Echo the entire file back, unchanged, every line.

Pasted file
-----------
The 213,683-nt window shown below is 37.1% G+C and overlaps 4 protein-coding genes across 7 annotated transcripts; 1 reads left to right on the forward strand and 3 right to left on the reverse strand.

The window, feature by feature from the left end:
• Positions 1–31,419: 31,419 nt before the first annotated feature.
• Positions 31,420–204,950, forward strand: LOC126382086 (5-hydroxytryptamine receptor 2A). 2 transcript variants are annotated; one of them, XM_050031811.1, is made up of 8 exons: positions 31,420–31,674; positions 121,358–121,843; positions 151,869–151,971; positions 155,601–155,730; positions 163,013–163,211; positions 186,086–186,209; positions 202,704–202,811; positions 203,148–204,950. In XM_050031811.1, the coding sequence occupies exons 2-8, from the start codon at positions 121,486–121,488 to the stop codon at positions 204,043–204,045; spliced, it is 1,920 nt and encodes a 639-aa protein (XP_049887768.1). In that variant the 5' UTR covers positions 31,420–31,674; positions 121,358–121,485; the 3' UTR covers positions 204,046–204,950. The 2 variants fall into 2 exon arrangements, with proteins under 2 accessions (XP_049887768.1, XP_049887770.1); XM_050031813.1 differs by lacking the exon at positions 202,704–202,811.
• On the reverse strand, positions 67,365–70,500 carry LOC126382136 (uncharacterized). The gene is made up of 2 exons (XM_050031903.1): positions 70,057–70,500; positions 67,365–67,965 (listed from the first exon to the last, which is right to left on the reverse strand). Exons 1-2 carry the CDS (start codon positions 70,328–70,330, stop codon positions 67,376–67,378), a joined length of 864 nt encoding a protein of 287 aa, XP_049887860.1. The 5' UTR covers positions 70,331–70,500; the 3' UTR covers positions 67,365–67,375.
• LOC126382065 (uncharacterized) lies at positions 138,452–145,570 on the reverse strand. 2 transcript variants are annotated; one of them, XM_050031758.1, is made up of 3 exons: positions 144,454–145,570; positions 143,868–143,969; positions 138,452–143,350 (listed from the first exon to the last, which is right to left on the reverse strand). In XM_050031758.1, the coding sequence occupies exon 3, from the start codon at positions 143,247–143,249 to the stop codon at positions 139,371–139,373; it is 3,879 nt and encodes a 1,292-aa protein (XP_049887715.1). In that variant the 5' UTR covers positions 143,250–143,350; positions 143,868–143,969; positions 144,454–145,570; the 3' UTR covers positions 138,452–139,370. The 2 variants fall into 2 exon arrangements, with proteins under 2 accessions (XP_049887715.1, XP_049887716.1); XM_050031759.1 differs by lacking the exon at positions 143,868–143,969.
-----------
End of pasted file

The 213,683-nt window shown below is 37.1% G+C and overlaps 4 protein-coding genes across 7 annotated transcripts; 1 reads left to right on the forward strand and 3 right to left on the reverse strand.

The window, feature by feature from the left end:
• Positions 1–31,419: 31,419 nt before the first annotated feature.
• Positions 31,420–204,950, forward strand: LOC126382086 (5-hydroxytryptamine receptor 2A). 2 transcript variants are annotated; one of them, XM_050031811.1, is made up of 8 exons: positions 31,420–31,674; positions 121,358–121,843; positions 151,869–151,971; positions 155,601–155,730; positions 163,013–163,211; positions 186,086–186,209; positions 202,704–202,811; positions 203,148–204,950. In XM_050031811.1, the coding sequence occupies exons 2-8, from the start codon at positions 121,486–121,488 to the stop codon at positions 204,043–204,045; spliced, it is 1,920 nt and encodes a 639-aa protein (XP_049887768.1). In that variant the 5' UTR covers positions 31,420–31,674; positions 121,358–121,485; the 3' UTR covers positions 204,046–204,950. The 2 variants fall into 2 exon arrangements, with proteins under 2 accessions (XP_049887768.1, XP_049887770.1); XM_050031813.1 differs by lacking the exon at positions 202,704–202,811.
• On the reverse strand, positions 67,365–70,500 carry LOC126382136 (uncharacterized). The gene is made up of 2 exons (XM_050031903.1): positions 70,057–70,500; positions 67,365–67,965 (listed from the first exon to the last, which is right to left on the reverse strand). Exons 1-2 carry the CDS (start codon positions 70,328–70,330, stop codon positions 67,376–67,378), a joined length of 864 nt encoding a protein of 287 aa, XP_049887860.1. The 5' UTR covers positions 70,331–70,500; the 3' UTR covers positions 67,365–67,375.
• LOC126382065 (uncharacterized) lies at positions 138,452–145,570 on the reverse strand. 2 transcript variants are annotated; one of them, XM_050031758.1, is made up of 3 exons: positions 144,454–145,570; positions 143,868–143,969; positions 138,452–143,350 (listed from the first exon to the last, which is right to left on the reverse strand). In XM_050031758.1, the coding sequence occupies exon 3, from the start codon at positions 143,247–143,249 to the stop codon at positions 139,371–139,373; it is 3,879 nt and encodes a 1,292-aa protein (XP_049887715.1). In that variant the 5' UTR covers positions 143,250–143,350; positions 143,868–143,969; positions 144,454–145,570; the 3' UTR covers positions 138,452–139,370. The 2 variants fall into 2 exon arrangements, with proteins under 2 accessions (XP_049887715.1, XP_049887716.1); XM_050031759.1 differs by lacking the exon at positions 143,868–143,969.